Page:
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Effect of ultrasound on the extraction of artemisinin from Artemisia annua

Briars, Rhianna, Paniwnyk, Larysa
Industrial crops and products 2013 v.42 pp. 595-600
Artemisia annua, artemisinin, energy costs, high performance liquid chromatography, leaves, malaria, soaking, solvents, temperature, ultrasonics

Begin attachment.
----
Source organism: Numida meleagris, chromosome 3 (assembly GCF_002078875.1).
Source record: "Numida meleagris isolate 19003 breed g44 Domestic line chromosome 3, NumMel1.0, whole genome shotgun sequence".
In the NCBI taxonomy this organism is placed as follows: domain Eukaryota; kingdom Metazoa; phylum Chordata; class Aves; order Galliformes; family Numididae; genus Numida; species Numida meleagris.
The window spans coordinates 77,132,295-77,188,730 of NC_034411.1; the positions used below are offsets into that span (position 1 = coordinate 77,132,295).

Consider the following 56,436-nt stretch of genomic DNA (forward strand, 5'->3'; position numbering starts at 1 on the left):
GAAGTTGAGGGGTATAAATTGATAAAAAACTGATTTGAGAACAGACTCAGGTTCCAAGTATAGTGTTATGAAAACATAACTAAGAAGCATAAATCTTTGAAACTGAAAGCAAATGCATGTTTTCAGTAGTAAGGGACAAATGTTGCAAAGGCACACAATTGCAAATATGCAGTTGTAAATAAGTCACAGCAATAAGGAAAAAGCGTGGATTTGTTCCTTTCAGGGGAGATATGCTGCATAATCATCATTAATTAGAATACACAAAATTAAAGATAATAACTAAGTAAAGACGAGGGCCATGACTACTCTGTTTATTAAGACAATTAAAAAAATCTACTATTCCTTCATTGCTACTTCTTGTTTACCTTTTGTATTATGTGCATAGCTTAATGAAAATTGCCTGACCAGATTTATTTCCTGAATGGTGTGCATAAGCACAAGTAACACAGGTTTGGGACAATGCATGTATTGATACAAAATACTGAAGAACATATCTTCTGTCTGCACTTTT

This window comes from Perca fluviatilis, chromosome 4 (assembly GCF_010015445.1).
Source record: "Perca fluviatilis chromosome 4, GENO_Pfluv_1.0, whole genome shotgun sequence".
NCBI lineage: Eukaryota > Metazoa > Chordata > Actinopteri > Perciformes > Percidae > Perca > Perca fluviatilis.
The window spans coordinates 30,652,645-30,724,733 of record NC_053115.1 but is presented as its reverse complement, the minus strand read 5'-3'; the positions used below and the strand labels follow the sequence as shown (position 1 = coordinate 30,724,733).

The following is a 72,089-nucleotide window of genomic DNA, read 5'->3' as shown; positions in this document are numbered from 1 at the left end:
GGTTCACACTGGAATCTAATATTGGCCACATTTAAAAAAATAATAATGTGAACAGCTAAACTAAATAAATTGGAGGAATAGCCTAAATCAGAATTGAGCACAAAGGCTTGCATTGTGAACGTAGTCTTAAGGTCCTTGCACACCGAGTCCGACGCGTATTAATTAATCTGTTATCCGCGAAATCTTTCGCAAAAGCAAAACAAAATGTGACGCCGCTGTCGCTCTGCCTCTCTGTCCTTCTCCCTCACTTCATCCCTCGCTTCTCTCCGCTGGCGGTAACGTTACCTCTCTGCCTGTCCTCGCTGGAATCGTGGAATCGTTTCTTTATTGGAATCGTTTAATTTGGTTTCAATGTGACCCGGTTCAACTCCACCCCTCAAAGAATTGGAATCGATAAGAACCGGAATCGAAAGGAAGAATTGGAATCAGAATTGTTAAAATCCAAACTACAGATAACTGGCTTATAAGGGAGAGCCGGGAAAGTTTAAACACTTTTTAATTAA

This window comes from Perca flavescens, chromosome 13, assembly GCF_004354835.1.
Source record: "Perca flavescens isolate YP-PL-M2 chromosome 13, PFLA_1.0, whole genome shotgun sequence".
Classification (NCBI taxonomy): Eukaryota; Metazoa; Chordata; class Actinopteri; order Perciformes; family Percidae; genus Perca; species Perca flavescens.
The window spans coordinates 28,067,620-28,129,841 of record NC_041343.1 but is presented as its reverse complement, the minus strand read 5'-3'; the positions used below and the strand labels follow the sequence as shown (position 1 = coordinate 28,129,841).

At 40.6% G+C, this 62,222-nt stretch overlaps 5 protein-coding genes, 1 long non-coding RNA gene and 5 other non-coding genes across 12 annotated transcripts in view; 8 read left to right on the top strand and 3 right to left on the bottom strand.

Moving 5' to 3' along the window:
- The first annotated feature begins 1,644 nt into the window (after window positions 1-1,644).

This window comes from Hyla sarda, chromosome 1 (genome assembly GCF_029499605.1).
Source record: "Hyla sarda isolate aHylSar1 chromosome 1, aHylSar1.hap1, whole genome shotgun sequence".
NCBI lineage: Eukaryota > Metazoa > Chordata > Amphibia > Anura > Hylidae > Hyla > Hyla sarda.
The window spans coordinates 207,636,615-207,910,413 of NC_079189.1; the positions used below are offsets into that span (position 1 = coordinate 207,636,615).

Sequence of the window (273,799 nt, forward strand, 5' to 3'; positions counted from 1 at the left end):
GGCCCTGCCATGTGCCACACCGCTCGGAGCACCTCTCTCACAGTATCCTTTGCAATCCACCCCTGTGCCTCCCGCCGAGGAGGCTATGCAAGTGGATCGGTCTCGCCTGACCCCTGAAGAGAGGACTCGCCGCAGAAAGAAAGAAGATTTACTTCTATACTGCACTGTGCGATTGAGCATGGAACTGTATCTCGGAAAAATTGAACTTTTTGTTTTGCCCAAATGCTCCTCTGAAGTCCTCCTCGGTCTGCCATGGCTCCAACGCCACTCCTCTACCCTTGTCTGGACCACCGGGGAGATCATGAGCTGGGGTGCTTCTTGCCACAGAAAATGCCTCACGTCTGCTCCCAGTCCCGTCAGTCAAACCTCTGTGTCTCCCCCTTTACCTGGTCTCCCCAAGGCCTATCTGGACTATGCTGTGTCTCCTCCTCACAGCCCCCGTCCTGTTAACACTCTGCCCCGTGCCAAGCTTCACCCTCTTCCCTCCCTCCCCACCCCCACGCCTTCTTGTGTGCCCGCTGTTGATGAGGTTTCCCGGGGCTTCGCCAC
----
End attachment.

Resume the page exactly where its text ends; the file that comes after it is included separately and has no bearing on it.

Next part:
Artemisinin, found in the leaves of Artemisia annua, is used in the production of ‘Artemisinin Combination Therapies’ for the treatment of malaria. The cost of these drugs is high due to protracted traditional extraction methods, using solvents at high temperatures, and the extensive purification needed due to the presence of impurities within crude extracts. Ultrasound, as an alternative method, has the potential to reduce the energy costs of extracting artemisinin, due to low temperature rupturing of glands on the leaf surface. The co-extraction of impurities may also be reduced through the use of these lower temperatures. The level of artemisinin extracted under various extraction parameters was evaluated either through conventional steeping or with the addition of 40kHz of ultrasound (n=3). Each extract was analysed using high performance liquid chromatography (HPLC) and the concentration of artemisinin present was calculated. A basic technique of accessing the purity of crude extracts was also implemented by using the peaks observed on the HPLC trace. Higher artemisinin concentration and purity are observed in ultrasonic extractions performed at low temperatures, with ultrasonic extractions performed at 25°C emulating conventional steeping at 35°C, suggesting that heating costs could be reduced through the application of ultrasound. These observations show that ultrasound at low temperatures increases the yield of artemisinin extracted from A. annua by around 58% and the extracts appear purer when compared to conventional steeping; therefore the use of ultrasound during extraction has the potential for producing lower cost artemisinin-based treatments.